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Snow driving - weight the rear for AWD cars?


Dan
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A question on snow driving: I have a Subaru Outback wagon with AWD (the official car of the PNW), and I've been carrying a bag of sand in the back for the last two winters. It works...at least, I think it works: no wrecks so far (doesn't hurt that I drive like a little old lady on snow).

I'm curious though: how much weight should I ideally be carrying back there? My sandbag is one of those "car weight" things they sell at Home Depot - sold by volume, not weight, but I'm guessing it's around 75 pounds.

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I can't imagine weight helping in an awd vehicle either. Driving wheels carry ALL of the subaru's weight, unlike a pickup, where non-driving wheels carry much of the weight. The only difference I would see is the overall weight helping your traction.

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I'm not sure why that would help with a Subie, I believe their AWD is usually about 90% FWD until there's some slippage.

Nope, you're thinking about most other inferior part-time 4wd systems. Subaru AWD is symmetric, with most at an even 50/50 split (some are 45/55 or 65/35 depending on VDC and DCCD).

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All I can say is I've never given a thought to where the weight is in my '05 OB, and it's never been anything but amazing in the snow, and I don't drive like a little old lady in the snow (Yeah, I'm careful... especially when there are others on the road... but not little-old-lady careful.) I think you can leave the weight at home... decent snow tires are the key to having your Outback behave on snow IMHO.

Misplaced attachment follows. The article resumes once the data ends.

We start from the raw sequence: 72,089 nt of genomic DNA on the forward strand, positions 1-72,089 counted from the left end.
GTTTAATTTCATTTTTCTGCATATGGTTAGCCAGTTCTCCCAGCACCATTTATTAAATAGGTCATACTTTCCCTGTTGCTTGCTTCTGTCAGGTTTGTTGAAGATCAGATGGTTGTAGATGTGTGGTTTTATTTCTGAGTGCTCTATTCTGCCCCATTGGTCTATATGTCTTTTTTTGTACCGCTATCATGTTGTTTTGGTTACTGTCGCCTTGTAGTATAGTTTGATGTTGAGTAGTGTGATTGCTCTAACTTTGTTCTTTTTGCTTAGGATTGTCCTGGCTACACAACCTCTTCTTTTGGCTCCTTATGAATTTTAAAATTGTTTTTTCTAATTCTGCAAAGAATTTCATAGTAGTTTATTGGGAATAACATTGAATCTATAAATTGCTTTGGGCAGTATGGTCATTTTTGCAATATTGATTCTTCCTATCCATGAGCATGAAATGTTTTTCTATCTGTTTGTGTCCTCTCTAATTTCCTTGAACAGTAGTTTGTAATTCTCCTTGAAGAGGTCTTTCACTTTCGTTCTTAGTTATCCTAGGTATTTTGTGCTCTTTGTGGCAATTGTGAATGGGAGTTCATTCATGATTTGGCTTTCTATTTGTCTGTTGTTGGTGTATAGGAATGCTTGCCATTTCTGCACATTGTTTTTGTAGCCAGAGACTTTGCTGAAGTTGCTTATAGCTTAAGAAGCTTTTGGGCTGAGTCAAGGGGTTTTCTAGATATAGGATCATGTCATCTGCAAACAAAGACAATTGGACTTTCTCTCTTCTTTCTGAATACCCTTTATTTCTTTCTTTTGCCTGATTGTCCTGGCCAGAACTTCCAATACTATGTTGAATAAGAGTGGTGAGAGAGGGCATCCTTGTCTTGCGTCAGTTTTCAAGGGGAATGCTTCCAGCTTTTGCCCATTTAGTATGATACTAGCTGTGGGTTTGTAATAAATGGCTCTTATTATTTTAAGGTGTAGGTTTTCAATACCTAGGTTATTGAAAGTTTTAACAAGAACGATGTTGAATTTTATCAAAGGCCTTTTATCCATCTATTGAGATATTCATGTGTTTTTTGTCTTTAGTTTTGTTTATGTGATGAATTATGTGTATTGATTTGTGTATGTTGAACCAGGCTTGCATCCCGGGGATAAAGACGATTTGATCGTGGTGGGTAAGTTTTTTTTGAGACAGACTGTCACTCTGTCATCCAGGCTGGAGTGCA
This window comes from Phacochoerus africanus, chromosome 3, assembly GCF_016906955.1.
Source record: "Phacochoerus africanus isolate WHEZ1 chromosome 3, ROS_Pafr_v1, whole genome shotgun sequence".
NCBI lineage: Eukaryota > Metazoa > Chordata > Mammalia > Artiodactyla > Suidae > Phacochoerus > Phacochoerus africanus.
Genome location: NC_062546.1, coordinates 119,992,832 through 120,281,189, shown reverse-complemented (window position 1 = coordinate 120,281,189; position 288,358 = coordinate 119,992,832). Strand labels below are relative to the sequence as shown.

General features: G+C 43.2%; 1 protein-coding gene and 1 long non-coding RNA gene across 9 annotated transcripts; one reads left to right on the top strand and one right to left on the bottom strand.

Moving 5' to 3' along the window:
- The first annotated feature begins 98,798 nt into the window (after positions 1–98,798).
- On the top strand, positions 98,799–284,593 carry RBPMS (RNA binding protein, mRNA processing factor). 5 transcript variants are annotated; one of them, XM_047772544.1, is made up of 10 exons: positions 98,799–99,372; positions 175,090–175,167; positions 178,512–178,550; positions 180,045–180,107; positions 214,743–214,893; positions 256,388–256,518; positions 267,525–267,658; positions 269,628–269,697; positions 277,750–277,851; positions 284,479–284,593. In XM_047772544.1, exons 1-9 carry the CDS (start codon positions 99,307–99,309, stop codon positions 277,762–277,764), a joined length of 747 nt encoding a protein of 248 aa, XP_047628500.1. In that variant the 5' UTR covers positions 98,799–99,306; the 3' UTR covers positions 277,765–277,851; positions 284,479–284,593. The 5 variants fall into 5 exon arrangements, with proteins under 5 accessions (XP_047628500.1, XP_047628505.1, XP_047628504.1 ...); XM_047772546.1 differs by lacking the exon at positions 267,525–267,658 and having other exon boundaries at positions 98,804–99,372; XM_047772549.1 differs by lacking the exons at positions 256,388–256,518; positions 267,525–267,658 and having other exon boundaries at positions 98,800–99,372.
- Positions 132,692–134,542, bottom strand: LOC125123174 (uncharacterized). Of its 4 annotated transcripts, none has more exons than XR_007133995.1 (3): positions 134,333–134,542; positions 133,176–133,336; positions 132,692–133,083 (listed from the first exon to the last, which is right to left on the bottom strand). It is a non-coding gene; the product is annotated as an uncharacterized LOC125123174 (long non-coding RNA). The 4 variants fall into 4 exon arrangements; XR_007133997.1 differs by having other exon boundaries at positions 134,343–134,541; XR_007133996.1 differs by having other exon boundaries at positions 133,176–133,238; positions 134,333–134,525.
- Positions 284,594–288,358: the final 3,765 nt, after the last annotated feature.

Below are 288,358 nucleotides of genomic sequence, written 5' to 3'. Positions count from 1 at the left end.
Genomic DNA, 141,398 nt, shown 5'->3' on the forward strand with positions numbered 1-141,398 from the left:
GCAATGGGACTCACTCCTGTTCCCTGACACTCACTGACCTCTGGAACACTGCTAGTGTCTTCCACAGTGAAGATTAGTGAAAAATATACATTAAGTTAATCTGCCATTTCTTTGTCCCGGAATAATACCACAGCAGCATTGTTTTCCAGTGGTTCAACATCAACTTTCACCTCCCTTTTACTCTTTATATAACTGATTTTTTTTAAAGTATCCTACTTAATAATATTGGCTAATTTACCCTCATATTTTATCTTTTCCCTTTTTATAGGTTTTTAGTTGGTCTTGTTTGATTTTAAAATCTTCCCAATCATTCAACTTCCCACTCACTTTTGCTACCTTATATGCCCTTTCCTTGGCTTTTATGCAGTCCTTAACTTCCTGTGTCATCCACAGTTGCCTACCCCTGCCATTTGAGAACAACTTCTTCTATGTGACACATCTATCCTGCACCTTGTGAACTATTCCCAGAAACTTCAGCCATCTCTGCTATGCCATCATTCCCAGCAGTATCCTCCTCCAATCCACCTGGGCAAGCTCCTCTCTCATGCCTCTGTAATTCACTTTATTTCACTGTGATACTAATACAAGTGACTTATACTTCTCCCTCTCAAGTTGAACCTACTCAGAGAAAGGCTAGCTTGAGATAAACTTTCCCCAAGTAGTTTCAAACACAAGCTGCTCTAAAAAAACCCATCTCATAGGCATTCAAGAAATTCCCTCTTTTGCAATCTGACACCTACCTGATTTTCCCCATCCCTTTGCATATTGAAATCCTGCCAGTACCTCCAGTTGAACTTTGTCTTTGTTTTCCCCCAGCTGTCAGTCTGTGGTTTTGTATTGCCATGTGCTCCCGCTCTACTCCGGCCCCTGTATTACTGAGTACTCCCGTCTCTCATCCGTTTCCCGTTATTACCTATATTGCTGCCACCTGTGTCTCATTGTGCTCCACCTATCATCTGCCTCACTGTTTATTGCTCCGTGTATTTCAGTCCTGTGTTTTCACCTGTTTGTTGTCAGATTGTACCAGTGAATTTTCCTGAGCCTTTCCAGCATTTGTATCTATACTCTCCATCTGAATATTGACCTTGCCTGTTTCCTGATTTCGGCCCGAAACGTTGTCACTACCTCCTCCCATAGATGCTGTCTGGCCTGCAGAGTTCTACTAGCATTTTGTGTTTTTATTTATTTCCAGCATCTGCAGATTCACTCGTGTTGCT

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Nope, you're thinking about most other inferior part-time 4wd systems. Subaru AWD is symmetric, with most at an even 50/50 split (some are 45/55 or 65/35 depending on VDC and DCCD).
A little more googling reveals that Suburu's system splits torque depending on slippage using viscous coupling, but normal operation is 50/50. At any rate, my point is valid - there's no reason to be adding sandbags with a sophisticated AWD system figuring out where to apply the power based on what the wheels are actually doing.
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That Subie is a hatchback right? Do you know what will happen to that sandbag if you get into a serious crash? It gets launched. If you want a heavy weight in the back, make sure it's seriously strapped down.

I once witnessed an accident where a toolbox killed a guy. The toolbox was on the floor in the back seat.

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Nope, you're thinking about most other inferior part-time 4wd systems. Subaru AWD is symmetric, with most at an even 50/50 split (some are 45/55 or 65/35 depending on VDC and DCCD).

The old automatic trannys (at least until 2005 I think ) were 90/10 until the rear starts slipping, then it applies more to the rears.

The standard trannys are 50/50 split all the time.

You don't need any freakin sand in the back, just good tires. I used to have a '90 loyal and it's lightness prevented me from getting stuck. I drove right on by stranded SUV's, police cruisers and tow trucks in a 2+ foot snowstorm in VT. It was like the headliner was full of helium...

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accelerating and driving that sand around is hurting your gas mileage.

only a rwd pick-up truck needs winter ballast.

But hey, if you're one of those types who believes awd/4wd allows them to drive/corner faster on snow, that's great. My friend needs a liver. :p

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